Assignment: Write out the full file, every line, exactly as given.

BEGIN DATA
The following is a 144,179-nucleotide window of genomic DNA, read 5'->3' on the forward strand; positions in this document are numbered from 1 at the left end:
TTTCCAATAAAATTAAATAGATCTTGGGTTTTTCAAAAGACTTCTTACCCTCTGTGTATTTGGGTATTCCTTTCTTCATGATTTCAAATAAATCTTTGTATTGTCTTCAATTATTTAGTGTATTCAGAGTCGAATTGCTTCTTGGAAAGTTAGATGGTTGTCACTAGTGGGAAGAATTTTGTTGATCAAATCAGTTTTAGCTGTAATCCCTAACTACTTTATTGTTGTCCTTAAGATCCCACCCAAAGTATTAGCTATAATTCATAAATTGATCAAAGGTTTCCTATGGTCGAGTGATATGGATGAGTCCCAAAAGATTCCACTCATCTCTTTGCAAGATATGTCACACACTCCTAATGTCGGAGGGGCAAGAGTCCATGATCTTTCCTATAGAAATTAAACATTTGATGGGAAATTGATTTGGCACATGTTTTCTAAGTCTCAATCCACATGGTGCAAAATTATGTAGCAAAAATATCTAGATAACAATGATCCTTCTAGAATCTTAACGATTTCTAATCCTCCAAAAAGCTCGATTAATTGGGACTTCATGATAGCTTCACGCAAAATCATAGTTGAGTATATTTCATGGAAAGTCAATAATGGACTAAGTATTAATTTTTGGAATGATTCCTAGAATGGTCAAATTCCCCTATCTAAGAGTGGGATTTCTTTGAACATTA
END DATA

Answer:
The following is a 144,179-nucleotide window of genomic DNA, read 5'->3' on the forward strand; positions in this document are numbered from 1 at the left end:
TTTCCAATAAAATTAAATAGATCTTGGGTTTTTCAAAAGACTTCTTACCCTCTGTGTATTTGGGTATTCCTTTCTTCATGATTTCAAATAAATCTTTGTATTGTCTTCAATTATTTAGTGTATTCAGAGTCGAATTGCTTCTTGGAAAGTTAGATGGTTGTCACTAGTGGGAAGAATTTTGTTGATCAAATCAGTTTTAGCTGTAATCCCTAACTACTTTATTGTTGTCCTTAAGATCCCACCCAAAGTATTAGCTATAATTCATAAATTGATCAAAGGTTTCCTATGGTCGAGTGATATGGATGAGTCCCAAAAGATTCCACTCATCTCTTTGCAAGATATGTCACACACTCCTAATGTCGGAGGGGCAAGAGTCCATGATCTTTCCTATAGAAATTAAACATTTGATGGGAAATTGATTTGGCACATGTTTTCTAAGTCTCAATCCACATGGTGCAAAATTATGTAGCAAAAATATCTAGATAACAATGATCCTTCTAGAATCTTAACGATTTCTAATCCTCCAAAAAGCTCGATTAATTGGGACTTCATGATAGCTTCACGCAAAATCATAGTTGAGTATATTTCATGGAAAGTCAATAATGGACTAAGTATTAATTTTTGGAATGATTCCTAGAATGGTCAAATTCCCCTATCTAAGAGTGGGATTTCTTTGAACATTA